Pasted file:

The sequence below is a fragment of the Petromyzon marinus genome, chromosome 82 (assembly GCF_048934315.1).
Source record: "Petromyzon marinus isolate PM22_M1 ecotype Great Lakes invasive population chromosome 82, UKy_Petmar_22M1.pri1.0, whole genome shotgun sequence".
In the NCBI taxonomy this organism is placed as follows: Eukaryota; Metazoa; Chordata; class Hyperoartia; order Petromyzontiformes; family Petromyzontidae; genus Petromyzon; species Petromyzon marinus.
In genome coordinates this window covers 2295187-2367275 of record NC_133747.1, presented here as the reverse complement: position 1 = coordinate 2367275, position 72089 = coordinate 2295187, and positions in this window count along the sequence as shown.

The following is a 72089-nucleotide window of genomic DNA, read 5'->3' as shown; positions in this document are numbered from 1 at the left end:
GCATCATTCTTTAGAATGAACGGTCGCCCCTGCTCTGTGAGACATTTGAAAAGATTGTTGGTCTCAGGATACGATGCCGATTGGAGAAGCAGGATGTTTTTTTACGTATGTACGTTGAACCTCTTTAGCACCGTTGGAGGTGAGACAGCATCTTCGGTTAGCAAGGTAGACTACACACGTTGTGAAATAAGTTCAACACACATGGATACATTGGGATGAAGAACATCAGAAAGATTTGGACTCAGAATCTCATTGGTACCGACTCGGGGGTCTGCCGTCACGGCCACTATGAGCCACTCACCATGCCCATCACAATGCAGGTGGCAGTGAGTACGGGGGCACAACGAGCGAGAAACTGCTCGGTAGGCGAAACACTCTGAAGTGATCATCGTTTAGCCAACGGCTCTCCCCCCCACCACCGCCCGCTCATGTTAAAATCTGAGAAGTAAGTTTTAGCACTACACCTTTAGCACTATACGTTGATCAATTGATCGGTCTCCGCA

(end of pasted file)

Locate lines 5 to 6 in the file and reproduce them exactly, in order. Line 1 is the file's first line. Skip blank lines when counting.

The following is a 72089-nucleotide window of genomic DNA, read 5'->3' as shown; positions in this document are numbered from 1 at the left end:
GCATCATTCTTTAGAATGAACGGTCGCCCCTGCTCTGTGAGACATTTGAAAAGATTGTTGGTCTCAGGATACGATGCCGATTGGAGAAGCAGGATGTTTTTTTACGTATGTACGTTGAACCTCTTTAGCACCGTTGGAGGTGAGACAGCATCTTCGGTTAGCAAGGTAGACTACACACGTTGTGAAATAAGTTCAACACACATGGATACATTGGGATGAAGAACATCAGAAAGATTTGGACTCAGAATCTCATTGGTACCGACTCGGGGGTCTGCCGTCACGGCCACTATGAGCCACTCACCATGCCCATCACAATGCAGGTGGCAGTGAGTACGGGGGCACAACGAGCGAGAAACTGCTCGGTAGGCGAAACACTCTGAAGTGATCATCGTTTAGCCAACGGCTCTCCCCCCCACCACCGCCCGCTCATGTTAAAATCTGAGAAGTAAGTTTTAGCACTACACCTTTAGCACTATACGTTGATCAATTGATCGGTCTCCGCA